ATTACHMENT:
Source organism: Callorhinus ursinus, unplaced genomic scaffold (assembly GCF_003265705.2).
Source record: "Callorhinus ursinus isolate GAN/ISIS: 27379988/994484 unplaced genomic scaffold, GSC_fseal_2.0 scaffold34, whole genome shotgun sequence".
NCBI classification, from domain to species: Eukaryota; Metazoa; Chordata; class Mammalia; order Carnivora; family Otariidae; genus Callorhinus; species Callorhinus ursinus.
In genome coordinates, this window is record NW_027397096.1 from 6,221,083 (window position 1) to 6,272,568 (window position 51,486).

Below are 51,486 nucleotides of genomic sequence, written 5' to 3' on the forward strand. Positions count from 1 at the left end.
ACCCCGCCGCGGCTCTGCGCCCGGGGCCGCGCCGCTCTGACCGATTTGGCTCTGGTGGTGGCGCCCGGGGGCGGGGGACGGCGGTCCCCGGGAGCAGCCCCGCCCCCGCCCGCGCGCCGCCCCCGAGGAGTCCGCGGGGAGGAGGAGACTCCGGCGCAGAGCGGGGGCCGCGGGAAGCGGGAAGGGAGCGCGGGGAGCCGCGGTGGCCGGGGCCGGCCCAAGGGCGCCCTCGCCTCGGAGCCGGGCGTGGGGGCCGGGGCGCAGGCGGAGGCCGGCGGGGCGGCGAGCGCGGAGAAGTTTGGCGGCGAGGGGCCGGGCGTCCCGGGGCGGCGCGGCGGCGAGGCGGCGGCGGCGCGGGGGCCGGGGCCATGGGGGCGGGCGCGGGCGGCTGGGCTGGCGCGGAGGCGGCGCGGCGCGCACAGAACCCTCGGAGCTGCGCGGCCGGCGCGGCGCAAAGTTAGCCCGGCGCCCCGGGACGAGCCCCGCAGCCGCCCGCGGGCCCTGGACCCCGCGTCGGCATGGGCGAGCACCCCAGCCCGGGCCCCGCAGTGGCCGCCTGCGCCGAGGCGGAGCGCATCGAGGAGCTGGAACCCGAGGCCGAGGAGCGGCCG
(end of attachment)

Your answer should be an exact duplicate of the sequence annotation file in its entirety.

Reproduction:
Source organism: Callorhinus ursinus, unplaced genomic scaffold (assembly GCF_003265705.2).
Source record: "Callorhinus ursinus isolate GAN/ISIS: 27379988/994484 unplaced genomic scaffold, GSC_fseal_2.0 scaffold34, whole genome shotgun sequence".
NCBI classification, from domain to species: Eukaryota; Metazoa; Chordata; class Mammalia; order Carnivora; family Otariidae; genus Callorhinus; species Callorhinus ursinus.
In genome coordinates, this window is record NW_027397096.1 from 6,221,083 (window position 1) to 6,272,568 (window position 51,486).

Below are 51,486 nucleotides of genomic sequence, written 5' to 3' on the forward strand. Positions count from 1 at the left end.
ACCCCGCCGCGGCTCTGCGCCCGGGGCCGCGCCGCTCTGACCGATTTGGCTCTGGTGGTGGCGCCCGGGGGCGGGGGACGGCGGTCCCCGGGAGCAGCCCCGCCCCCGCCCGCGCGCCGCCCCCGAGGAGTCCGCGGGGAGGAGGAGACTCCGGCGCAGAGCGGGGGCCGCGGGAAGCGGGAAGGGAGCGCGGGGAGCCGCGGTGGCCGGGGCCGGCCCAAGGGCGCCCTCGCCTCGGAGCCGGGCGTGGGGGCCGGGGCGCAGGCGGAGGCCGGCGGGGCGGCGAGCGCGGAGAAGTTTGGCGGCGAGGGGCCGGGCGTCCCGGGGCGGCGCGGCGGCGAGGCGGCGGCGGCGCGGGGGCCGGGGCCATGGGGGCGGGCGCGGGCGGCTGGGCTGGCGCGGAGGCGGCGCGGCGCGCACAGAACCCTCGGAGCTGCGCGGCCGGCGCGGCGCAAAGTTAGCCCGGCGCCCCGGGACGAGCCCCGCAGCCGCCCGCGGGCCCTGGACCCCGCGTCGGCATGGGCGAGCACCCCAGCCCGGGCCCCGCAGTGGCCGCCTGCGCCGAGGCGGAGCGCATCGAGGAGCTGGAACCCGAGGCCGAGGAGCGGCCG